The Red Radish’s owner Amy Marrazzo firmly believes in the concept of “less is more.” When curating her shop’s stock of breads, fruit, bulk herbs, canned goods, herbal remedies, and beauty products, she seeks out brands that take a minimal approach to processing and flavoring. That includes Good Earth Farms, which supplies her shop with free-range and organic meats, as well as Nature’s Sunshine for herbs and natural supplements. She also takes care to maintain a range of products for a number of dietary needs, such as dairy-free, gluten-free, vegan, and low-carb. For clients’ outer beauty, the store features Good Earth’s soaps, which are handcrafted locally, as well as the locally produced Trillium Organics body products.
The certified trainers at Push Personal Fitness propel clients toward fitness goals in classes filled with encouragement and personalized tips. Like a trip to the airport in a clown car, classes are 60 minutes long and can accommodate up to 10 people. Brimming with energizing songs and high-intensity movements, kickboxing classes torch calories as they tone arms, legs, and abs. All-levels boot-camp classes build muscle mass and cardiovascular endurance with functional fitness equipment, such as gymnastic rings, kettlebells, and rowing machines. Yoga classes melt stress with flowing poses designed to cultivate strength, flexibility, and focus. During personal-training sessions, teachers motivate students to boost their heart rates and build lean, healthy muscle with 30-minute high-intensity workout sessions.
For 15 years, the vision-enhancing duo of doctors Clifford A. Beaudoin and Mark C. Wade have expertly inspected peepers for sight problems and eye maladies using state-of-the-art technology in a casual and comfortable office. Subject seeing orbs to the scrutiny of a simple and painless routine eye exam to help prevent concerns such as blurred vision, infections, and soul leakage from going undetected. Both doctors utilize the latest computer gadgetry to precisely measure the length and curvature of the eyeball and calculate a precise prescription for eyeglasses and contact lenses. The doctors carry thousands of sample lenses and meticulously test comfort levels until a perfect fit is reached, ensuring eyes remain happy, reliable resources for discerning a ripe banana from an unripe one and an angry grizzly bear from one who’s just excited to see you.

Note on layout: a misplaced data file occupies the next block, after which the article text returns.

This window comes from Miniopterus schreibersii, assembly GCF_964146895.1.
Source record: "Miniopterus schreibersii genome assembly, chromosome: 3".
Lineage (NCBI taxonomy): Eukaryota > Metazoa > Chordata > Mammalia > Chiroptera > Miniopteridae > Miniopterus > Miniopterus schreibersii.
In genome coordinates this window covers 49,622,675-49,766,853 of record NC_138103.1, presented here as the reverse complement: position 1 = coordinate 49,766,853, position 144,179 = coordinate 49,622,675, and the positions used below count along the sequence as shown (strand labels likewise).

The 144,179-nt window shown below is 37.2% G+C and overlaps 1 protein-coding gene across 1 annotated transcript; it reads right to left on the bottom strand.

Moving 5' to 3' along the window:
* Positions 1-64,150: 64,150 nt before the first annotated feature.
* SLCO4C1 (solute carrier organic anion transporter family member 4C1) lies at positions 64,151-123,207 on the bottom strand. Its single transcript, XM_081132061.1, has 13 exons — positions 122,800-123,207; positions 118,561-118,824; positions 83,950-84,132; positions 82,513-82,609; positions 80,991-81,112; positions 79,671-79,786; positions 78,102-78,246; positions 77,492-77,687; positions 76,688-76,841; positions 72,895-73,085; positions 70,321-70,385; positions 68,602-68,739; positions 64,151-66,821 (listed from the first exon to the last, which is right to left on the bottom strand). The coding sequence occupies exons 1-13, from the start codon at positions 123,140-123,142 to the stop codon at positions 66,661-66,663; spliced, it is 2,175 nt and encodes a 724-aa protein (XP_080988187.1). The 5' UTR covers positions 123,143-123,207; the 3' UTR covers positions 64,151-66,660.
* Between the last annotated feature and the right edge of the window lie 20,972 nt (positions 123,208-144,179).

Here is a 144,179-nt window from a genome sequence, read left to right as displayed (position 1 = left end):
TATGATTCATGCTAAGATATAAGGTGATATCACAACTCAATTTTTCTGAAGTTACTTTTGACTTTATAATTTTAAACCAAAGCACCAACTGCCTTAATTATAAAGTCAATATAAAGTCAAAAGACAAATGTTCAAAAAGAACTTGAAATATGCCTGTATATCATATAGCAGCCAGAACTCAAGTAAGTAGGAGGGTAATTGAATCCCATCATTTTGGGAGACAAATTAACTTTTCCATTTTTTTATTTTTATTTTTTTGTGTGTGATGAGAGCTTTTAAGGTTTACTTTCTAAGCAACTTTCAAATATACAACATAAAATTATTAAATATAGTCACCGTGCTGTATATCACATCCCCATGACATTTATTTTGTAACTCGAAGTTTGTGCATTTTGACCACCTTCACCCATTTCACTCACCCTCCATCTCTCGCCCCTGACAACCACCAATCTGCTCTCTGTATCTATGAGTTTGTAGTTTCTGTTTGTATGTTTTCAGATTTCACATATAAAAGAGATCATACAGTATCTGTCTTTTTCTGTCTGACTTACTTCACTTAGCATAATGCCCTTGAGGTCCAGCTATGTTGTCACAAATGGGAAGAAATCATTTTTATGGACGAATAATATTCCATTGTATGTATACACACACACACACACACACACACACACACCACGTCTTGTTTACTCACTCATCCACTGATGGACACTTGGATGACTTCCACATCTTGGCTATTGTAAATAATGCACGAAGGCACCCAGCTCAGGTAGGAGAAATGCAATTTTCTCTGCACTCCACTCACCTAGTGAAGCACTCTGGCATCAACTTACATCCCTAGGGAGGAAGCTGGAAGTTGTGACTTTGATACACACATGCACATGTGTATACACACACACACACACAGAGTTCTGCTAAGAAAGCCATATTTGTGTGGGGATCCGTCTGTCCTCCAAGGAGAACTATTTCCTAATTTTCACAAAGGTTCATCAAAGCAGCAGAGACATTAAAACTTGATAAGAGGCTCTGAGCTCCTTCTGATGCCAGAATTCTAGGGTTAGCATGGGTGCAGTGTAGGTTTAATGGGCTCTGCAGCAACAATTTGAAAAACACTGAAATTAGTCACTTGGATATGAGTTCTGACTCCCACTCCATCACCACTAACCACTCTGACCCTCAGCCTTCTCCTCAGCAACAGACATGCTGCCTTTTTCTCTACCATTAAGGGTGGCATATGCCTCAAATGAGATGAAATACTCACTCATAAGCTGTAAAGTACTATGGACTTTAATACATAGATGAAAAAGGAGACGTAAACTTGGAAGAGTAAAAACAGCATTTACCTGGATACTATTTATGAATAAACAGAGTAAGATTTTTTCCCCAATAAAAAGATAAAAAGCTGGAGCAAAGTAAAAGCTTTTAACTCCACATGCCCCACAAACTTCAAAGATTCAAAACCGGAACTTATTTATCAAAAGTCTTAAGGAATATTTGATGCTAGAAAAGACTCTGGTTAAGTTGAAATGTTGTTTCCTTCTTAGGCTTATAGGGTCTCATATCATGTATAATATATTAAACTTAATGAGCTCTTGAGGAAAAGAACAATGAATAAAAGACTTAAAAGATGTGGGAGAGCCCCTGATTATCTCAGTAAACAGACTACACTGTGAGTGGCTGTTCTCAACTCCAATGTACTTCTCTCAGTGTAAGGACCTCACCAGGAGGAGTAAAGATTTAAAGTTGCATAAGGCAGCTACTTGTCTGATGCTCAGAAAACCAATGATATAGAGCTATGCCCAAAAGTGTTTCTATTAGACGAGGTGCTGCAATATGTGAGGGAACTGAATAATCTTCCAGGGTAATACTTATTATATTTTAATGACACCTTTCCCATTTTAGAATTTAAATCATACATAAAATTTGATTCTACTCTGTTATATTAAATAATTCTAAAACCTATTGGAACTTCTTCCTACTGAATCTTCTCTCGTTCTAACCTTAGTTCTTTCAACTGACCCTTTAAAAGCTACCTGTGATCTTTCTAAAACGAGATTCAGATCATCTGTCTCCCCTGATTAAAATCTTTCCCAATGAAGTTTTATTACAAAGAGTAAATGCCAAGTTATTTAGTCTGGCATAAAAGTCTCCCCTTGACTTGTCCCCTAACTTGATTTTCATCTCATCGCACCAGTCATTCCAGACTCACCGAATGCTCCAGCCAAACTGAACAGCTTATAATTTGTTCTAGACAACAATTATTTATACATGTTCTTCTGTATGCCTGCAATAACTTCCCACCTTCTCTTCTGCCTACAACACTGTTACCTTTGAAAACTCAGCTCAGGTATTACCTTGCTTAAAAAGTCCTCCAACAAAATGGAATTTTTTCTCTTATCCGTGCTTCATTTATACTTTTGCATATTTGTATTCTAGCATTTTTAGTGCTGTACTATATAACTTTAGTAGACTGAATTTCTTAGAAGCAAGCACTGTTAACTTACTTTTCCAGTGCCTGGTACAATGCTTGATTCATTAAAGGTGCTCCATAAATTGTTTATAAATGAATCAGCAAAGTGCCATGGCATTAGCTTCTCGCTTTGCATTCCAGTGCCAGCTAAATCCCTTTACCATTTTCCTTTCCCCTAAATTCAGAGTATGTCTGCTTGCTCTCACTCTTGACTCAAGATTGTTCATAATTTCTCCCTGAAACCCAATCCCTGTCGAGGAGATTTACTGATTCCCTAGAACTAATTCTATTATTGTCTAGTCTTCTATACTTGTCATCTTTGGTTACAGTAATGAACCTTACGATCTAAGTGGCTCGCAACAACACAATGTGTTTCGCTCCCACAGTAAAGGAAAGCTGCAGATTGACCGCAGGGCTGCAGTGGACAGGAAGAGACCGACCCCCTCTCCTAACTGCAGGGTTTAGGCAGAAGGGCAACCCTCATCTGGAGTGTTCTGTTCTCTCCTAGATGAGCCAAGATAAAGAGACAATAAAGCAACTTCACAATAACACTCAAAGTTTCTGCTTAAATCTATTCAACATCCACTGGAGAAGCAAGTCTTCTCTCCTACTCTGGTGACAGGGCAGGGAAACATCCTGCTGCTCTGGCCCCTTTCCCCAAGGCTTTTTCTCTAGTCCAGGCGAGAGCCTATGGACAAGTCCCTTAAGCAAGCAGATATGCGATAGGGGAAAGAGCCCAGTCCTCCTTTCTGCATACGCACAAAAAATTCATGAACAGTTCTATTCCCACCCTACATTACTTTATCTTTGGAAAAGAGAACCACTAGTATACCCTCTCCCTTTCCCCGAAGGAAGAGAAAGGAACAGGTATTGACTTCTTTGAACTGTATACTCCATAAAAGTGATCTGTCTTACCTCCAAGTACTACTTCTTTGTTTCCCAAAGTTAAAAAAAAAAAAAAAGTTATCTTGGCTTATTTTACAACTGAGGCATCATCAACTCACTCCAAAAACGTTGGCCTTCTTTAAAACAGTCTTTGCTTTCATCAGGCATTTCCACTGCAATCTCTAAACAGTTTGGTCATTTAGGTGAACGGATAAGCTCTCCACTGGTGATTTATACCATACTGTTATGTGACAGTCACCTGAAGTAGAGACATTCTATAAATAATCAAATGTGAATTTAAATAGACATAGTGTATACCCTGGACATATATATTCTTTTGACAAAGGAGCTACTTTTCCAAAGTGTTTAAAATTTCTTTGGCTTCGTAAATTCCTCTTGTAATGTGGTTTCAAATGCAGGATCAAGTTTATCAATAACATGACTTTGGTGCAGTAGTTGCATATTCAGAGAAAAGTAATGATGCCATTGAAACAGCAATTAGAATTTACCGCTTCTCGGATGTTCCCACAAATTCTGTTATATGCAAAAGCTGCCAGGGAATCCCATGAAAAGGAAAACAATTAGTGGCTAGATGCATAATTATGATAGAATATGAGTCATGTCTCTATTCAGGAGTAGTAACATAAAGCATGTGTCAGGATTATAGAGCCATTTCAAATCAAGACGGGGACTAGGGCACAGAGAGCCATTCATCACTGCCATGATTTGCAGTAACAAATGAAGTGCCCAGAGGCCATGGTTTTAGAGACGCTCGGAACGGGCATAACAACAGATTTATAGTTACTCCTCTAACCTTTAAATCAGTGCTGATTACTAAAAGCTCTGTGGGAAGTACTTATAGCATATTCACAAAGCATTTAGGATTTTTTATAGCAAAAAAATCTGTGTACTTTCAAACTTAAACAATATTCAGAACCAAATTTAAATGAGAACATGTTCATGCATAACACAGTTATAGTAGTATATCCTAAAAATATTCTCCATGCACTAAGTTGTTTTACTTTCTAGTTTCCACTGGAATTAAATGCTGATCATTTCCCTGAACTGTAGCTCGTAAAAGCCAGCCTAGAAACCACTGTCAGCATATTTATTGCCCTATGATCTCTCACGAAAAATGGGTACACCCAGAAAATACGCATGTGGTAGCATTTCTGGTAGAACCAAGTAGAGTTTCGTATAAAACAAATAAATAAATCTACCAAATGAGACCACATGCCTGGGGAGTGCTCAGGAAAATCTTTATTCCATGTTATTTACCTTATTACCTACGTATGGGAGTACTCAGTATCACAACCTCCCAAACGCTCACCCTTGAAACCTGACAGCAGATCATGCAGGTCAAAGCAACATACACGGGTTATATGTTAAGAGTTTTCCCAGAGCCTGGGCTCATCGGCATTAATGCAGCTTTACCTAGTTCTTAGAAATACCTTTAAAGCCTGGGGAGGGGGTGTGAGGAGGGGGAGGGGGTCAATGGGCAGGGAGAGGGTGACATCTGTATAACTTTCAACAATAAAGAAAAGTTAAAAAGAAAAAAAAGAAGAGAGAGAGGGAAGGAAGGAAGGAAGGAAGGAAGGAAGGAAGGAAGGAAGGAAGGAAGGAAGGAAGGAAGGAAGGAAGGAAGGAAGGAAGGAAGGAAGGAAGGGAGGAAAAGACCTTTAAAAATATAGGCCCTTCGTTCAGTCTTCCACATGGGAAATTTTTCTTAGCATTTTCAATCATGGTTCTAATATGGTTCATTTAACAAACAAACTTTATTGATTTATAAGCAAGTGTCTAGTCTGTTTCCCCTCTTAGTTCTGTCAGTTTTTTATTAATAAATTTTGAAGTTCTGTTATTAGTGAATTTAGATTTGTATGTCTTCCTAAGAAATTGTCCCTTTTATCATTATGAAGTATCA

In 1945, brothers John and Leonard Jacobs opened a butcher shop in Appleton and began selling fresh cuts of meat and sausages smoked in their own smokehouses. Current owners Ed Jacobs and his son, Luke, preserve the elder Jacobs' butchering practices in addition to the humble aesthetic of their longtime headquarters. Black-and-white photographs on the walls depict the shop's early years, but the freezers, meat cases, and miniature igloos filled with USDA Choice beef, pork, chicken, and Gulf shrimp are all new. The Jacobs craft German-style sausages in-house and fill natural casings with pork and beef to make their own signature brats. In addition to freshly butchered steaks and meats, patrons can also find aged cheeses and maple syrup native to Wisconsin in the store or take-and-bake pizzas prepared daily.
Snugly situated on a historic 1881 farm once known as the Schwabenlander Homestead, Mulberry Lane Farm takes its name from an ancient mulberry tree that once served as a favorite playplace for the Schwabenlander children. In those days, the 100-year-old tree was so esteemed that the children were not allowed to climb it while wearing shoes. Because of this rule, it wasn’t uncommon to find Lawrence, Harry, Norbert, and their nine other brothers and sisters swinging from its boughs, their shoes respectfully lined around its base.
Today, children still play in the shadow of that mulberry tree thanks to the founders of Green Meadows Farm, the Keyes family. Close friends of the last of the Schwabenlander boys, the Keyes adopted the farmstead and its original brick farmhouse into their petting farm empire in 2005 but gave it its own identity to honor the legacy of the original owners. Guided tours lead groups around the farm on foot and by hayride, where kids and adults are encouraged to interact and swap salad recipes with the goats, chickens, sheep, and rabbits that call the farm home. Along the way, visitors can learn how to milk cows and ride ponies or practice catching a chicken, then swing by the barn to snuggle kittens and Otis, the 900-pound boar. Before departing, visitors each receive a free souvenir in the spring and summer, and those who come in the fall have the chance to pick their own pumpkins from the 6-acre pumpkin patch.